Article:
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Marginal Costing vs Absorption Costing

Updated on April 11, 2024
Article bySayantan Mukhopadhyay
Edited bySayantan Mukhopadhyay
Reviewed byDheeraj Vaidya, CFA, FRM

Difference Between Marginal Costing and Absorption Costing

Both the Marginal costing and absorption costing are the two different approaches used for the valuation of inventory where in case of Marginal costing only variable cost incurred by the company is applied to the inventory whereas in case of the absorption costing both variable costs and fixed costs incurred by the company are applied to the inventory.

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To understand how the costs of the finished products or inventories are calculated, one would need to give special attention to marginal costing and absorption costing.

Marginal Costing vs. Absorption Costing Infographics

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Video Explanation of Marginal Costing vs Absorption Costing

 

Marginal Costing vs Absorption Costing – Definition

Marginal costing is a method where the variable costs are considered the product cost, and the fixed costs are considered the period’s costs.

On the other hand, absorption costing is a method that considers both fixed and variable costs as product costsProduct CostsProduct cost refers to all those costs which are incurred by the company in order to create the product of the company or deliver the services to the customers and the same is shown in the financial statement of the company for the period in which they become the part of the cost of the goods that are sold by the company.read more. This costing method is essential, particularly for reporting purposes. Reporting purposes include both financial reportingFinancial ReportingFinancial reporting is a systematic process of recording and representing a company’s financial data. The reports reflect a firm’s financial health and performance in a given period. Management, investors, shareholders, financiers, government, and regulatory agencies rely on financial reports for decision-making.read more and tax reporting.

Though aabsorption costing is considered a better method than marginal costing in terms of its usefulness, marginal costing is also useful if a company has just started and the purpose is to see the contribution per unit and the break-even pointBreak-even PointBreak-even analysis refers to the identifying of the point where the revenue of the company starts exceeding its total cost i.e., the point when the project or company under consideration will start generating the profits by the way of studying the relationship between the revenue of the company, its fixed cost, and the variable cost.read more.

Otherwise, it is better to use absorption costing. It will help a firm look at its cost comprehensively. It will be able to strategize around cost-effectively.

However, there is always a debate on which costing method is better – marginal or absorption costing.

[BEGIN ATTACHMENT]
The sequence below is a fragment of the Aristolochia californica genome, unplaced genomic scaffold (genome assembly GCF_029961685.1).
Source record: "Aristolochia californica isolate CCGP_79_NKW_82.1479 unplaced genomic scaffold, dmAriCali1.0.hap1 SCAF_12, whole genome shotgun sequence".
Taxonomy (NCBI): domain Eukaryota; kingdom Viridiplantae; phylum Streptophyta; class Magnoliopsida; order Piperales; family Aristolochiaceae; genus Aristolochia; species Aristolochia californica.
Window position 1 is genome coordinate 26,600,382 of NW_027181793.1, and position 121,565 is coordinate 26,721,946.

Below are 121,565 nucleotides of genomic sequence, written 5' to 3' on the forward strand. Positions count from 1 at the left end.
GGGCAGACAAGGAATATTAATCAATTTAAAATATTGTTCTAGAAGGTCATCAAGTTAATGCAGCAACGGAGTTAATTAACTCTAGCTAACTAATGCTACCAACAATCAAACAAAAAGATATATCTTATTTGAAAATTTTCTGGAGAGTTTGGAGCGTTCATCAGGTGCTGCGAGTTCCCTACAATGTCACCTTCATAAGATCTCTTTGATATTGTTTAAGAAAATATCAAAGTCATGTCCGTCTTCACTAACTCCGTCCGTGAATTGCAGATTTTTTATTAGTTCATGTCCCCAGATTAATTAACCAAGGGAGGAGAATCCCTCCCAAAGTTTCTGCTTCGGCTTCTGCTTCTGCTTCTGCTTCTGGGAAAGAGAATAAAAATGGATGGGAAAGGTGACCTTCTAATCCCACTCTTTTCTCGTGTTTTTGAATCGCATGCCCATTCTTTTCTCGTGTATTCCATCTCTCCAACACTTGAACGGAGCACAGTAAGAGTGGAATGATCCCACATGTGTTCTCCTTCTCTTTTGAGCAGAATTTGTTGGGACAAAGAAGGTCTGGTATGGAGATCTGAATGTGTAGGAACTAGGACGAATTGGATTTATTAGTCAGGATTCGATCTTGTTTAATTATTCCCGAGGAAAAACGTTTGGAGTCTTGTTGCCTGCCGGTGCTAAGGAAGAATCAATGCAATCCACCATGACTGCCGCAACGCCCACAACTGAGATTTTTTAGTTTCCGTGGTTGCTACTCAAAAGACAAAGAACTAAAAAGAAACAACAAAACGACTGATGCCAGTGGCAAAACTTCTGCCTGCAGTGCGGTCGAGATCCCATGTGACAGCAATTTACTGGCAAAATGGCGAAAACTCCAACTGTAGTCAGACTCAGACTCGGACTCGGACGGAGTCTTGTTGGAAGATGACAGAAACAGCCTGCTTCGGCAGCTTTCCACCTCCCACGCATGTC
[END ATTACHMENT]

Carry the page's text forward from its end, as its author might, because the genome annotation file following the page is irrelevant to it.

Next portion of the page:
Marginal Costing vs Absorption Costing – Key Differences

Some of the major differences between the two have been listed below:

Marginal Costing vs Absorption Costing – Comparative Table

Here is a list of differences between marginal costing and absorption costing in the tabular format:

Basis for ComparisonMarginal CostingAbsorption Costing
1. MeaningMarginal costing is a technique that assumes only variable costs as product costs.Absorption costing is a technique that assumes both fixed costs and variable costs as product costs.
2. What it’s all about?Variable cost is considered as product cost, and fixed cost is assumed as a cost for the period.Both fixed cost and variable costs are considered in product cost.
3. Nature of overheadsFixed costs and variable costs;Overheads, in the case of absorption costing, are quite different – production, distribution, and selling & administration.
4. How is the profit calculated?By using the profit volume ratio (P/V ratio)Fixed costsFixed CostsFixed Cost refers to the cost or expense that is not affected by any decrease or increase in the number of units produced or sold over a short-term horizon. It is the type of cost which is not dependent on the business activity.read more are considered in product costs; that’s why profit reduces.
5. DeterminesThe cost of the next unit;The cost of each unit.
6. Opening & Closing stocksSince the emphasis is on the next unit, change in opening/closing stocks Closing Stocks Closing stock or inventory is the amount that a company still has on its hand at the end of a financial period. It may include products getting processed or are produced but not sold. Raw materials, work in progress, and final goods are all included on a broad level.read more doesn’t affect the cost per unit.Since the emphasis is on each unit, change in opening/closing stocks affects the cost per unit.
7. Most important aspectContribution per unit.Net profit per unit.
8. PurposeTo show forth the emphasis of contribution to the product cost.To show forth the accuracy and fair treatment of product cost.
9. How is it presented?By outlining the total contribution;Most conveniently for financial and tax reporting;

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